The simple fact of the matter is that movies do not allow for contemplation–they move on, with or without us. Literature–like a painting or a sculpture–exists in a moment out of time. Shakespeare understood this when he penned his most famous sonnet:

Shall I compare thee to a summer’s day?

Thou art more lovely and more temperate:

Rough winds do shake the darling buds of May,

And summer’s lease hath all too short a date;

Sometime too hot the eye of heaven shines,

And often is his gold complexion dimm’d;

And every fair from fair sometime declines,

By chance or nature’s changing course untrimm’d;

But thy eternal summer shall not fade,

Nor lose possession of that fair thou ow’st;

Nor shall death brag thou wander’st in his shade,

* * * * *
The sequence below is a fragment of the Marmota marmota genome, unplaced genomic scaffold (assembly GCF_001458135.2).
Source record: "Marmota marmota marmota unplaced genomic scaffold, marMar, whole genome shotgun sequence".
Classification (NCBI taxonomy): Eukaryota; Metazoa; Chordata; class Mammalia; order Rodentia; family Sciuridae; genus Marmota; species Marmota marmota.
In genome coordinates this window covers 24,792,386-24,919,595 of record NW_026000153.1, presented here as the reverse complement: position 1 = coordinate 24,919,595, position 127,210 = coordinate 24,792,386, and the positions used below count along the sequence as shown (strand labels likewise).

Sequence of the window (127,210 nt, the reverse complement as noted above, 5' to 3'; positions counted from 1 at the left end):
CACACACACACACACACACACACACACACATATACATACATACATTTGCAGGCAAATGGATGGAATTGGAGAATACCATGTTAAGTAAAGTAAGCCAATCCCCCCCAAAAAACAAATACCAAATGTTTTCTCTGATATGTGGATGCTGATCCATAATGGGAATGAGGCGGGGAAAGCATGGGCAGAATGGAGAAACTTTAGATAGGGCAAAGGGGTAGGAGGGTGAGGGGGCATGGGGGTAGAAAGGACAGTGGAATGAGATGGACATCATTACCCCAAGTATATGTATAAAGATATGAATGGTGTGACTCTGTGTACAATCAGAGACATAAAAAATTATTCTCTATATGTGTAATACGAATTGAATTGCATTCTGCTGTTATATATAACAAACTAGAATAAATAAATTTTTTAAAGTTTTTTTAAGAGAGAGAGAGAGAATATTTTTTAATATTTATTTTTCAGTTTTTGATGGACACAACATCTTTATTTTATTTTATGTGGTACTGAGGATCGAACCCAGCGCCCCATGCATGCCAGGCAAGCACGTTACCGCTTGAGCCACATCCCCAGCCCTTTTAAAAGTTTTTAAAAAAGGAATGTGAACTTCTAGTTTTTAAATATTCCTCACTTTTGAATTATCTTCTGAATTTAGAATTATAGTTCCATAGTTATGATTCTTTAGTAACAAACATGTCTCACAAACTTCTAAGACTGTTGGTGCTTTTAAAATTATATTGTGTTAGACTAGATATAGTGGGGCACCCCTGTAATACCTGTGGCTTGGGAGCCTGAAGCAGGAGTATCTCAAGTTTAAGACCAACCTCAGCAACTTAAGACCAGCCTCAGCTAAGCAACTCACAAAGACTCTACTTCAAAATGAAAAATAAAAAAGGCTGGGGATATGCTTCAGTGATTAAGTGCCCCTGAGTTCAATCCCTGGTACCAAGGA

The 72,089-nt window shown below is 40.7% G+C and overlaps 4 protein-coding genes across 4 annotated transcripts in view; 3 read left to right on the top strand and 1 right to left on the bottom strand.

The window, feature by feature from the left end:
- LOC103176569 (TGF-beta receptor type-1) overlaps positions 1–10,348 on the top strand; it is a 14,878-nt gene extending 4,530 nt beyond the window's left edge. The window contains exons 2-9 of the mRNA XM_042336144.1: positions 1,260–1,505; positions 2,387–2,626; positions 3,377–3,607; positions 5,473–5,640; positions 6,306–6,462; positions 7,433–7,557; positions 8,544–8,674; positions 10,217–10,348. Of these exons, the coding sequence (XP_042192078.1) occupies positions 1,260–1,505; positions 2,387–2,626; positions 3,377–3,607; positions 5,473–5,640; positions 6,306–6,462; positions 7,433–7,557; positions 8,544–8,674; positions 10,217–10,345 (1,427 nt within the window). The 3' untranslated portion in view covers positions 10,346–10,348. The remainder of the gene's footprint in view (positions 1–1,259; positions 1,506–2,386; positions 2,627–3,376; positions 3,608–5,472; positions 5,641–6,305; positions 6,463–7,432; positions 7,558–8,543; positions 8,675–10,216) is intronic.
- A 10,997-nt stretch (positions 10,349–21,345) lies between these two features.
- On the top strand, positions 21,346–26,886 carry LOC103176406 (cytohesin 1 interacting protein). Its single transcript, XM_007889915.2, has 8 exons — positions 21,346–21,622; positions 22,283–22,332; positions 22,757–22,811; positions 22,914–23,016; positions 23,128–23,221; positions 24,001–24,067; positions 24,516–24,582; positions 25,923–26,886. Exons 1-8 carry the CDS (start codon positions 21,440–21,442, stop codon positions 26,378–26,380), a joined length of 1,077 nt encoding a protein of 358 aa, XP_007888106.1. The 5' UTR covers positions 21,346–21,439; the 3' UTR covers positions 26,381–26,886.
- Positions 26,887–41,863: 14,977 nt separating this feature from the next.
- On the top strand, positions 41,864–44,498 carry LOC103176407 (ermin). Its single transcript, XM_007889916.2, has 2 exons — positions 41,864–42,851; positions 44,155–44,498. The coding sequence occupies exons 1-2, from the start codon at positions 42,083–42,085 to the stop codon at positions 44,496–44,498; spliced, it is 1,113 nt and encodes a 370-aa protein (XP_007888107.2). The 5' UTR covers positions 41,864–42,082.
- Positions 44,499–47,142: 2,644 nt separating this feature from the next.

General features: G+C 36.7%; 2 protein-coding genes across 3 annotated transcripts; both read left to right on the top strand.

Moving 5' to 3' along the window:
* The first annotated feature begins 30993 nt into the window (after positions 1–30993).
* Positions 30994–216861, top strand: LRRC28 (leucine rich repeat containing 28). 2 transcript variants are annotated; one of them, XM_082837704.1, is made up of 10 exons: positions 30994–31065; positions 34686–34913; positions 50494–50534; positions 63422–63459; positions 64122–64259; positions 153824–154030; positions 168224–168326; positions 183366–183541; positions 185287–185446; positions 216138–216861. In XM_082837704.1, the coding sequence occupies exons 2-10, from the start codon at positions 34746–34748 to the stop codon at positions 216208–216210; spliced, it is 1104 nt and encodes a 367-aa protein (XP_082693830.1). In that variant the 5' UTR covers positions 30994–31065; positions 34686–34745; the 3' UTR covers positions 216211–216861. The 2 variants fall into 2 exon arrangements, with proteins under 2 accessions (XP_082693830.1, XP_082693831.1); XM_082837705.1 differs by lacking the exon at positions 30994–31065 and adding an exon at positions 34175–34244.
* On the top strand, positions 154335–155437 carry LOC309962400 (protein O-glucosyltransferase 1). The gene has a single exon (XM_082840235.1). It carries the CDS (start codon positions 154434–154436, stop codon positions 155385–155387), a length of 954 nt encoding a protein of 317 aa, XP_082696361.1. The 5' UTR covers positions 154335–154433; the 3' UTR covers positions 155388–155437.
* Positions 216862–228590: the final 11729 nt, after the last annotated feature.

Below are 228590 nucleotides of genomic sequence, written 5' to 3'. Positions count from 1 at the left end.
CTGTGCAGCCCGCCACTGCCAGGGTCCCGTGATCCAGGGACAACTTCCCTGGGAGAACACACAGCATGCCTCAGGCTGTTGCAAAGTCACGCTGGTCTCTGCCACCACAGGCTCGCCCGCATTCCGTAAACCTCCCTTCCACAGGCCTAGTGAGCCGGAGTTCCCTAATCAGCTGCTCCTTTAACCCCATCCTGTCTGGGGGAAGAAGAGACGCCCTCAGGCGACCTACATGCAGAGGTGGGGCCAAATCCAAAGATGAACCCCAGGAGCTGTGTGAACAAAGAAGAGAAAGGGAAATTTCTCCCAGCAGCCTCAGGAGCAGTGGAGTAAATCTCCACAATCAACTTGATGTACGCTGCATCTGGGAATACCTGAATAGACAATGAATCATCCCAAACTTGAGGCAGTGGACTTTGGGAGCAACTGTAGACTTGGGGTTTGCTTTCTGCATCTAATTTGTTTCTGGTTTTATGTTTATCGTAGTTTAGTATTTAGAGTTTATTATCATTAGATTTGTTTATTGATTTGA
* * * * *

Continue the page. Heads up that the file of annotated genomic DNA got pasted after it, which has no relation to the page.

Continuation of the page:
When in eternal lines to time thou grow’st:

So long as men can breathe or eyes can see,

   So long lives this, and this gives life to thee.

The Bard is concerned with the temporality and evanescence of the summer’s day; he knows that the only beauty that can endure–the only aesthetic–is that of art. He knows that his poem will persist “so long as men can breathe or eyes can see,” and so his lover’s beauty too persists through our contemplation of it. The film is a summer’s day.

Prior to 2006 I was, like all people, capable of empathy, however, I was not prone to it. I learned, thanks to a great deal of help from Dr. Banash, Dr. Mossman, Dr. Sinex, Dr. Robertson, and other professors in the English department at WIU, to be more empathetic through the contemplation (the study, Frye would say) of literature. My own students, I pray to God, learn as much from me.

I am a 40-year-old man.

I have witnessed the death of Boromir hundreds of times and wept without fail.


Dr. Zachary Dilbeck

(WIU alumnus, 2008)